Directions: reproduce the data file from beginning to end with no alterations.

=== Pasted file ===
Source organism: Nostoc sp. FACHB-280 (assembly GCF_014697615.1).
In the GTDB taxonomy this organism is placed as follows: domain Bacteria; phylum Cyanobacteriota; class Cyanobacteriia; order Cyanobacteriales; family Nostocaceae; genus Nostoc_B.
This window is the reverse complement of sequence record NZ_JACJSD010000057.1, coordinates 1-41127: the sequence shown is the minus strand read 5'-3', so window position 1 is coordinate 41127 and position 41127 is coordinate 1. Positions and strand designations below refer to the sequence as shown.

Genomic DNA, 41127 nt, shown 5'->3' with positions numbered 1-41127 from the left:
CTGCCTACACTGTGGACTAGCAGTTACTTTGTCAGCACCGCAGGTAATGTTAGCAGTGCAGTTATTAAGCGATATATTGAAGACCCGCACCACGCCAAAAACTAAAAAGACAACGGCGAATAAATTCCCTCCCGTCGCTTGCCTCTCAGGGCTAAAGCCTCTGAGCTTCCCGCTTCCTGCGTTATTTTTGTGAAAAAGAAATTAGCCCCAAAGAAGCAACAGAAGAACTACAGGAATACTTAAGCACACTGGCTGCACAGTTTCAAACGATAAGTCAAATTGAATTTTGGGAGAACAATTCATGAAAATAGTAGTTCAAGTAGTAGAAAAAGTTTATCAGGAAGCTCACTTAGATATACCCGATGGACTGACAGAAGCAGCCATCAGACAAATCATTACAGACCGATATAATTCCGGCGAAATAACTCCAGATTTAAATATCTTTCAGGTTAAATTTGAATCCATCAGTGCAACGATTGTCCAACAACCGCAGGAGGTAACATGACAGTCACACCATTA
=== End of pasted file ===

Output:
Source organism: Nostoc sp. FACHB-280 (assembly GCF_014697615.1).
In the GTDB taxonomy this organism is placed as follows: domain Bacteria; phylum Cyanobacteriota; class Cyanobacteriia; order Cyanobacteriales; family Nostocaceae; genus Nostoc_B.
This window is the reverse complement of sequence record NZ_JACJSD010000057.1, coordinates 1-41127: the sequence shown is the minus strand read 5'-3', so window position 1 is coordinate 41127 and position 41127 is coordinate 1. Positions and strand designations below refer to the sequence as shown.

Genomic DNA, 41127 nt, shown 5'->3' with positions numbered 1-41127 from the left:
CTGCCTACACTGTGGACTAGCAGTTACTTTGTCAGCACCGCAGGTAATGTTAGCAGTGCAGTTATTAAGCGATATATTGAAGACCCGCACCACGCCAAAAACTAAAAAGACAACGGCGAATAAATTCCCTCCCGTCGCTTGCCTCTCAGGGCTAAAGCCTCTGAGCTTCCCGCTTCCTGCGTTATTTTTGTGAAAAAGAAATTAGCCCCAAAGAAGCAACAGAAGAACTACAGGAATACTTAAGCACACTGGCTGCACAGTTTCAAACGATAAGTCAAATTGAATTTTGGGAGAACAATTCATGAAAATAGTAGTTCAAGTAGTAGAAAAAGTTTATCAGGAAGCTCACTTAGATATACCCGATGGACTGACAGAAGCAGCCATCAGACAAATCATTACAGACCGATATAATTCCGGCGAAATAACTCCAGATTTAAATATCTTTCAGGTTAAATTTGAATCCATCAGTGCAACGATTGTCCAACAACCGCAGGAGGTAACATGACAGTCACACCATTA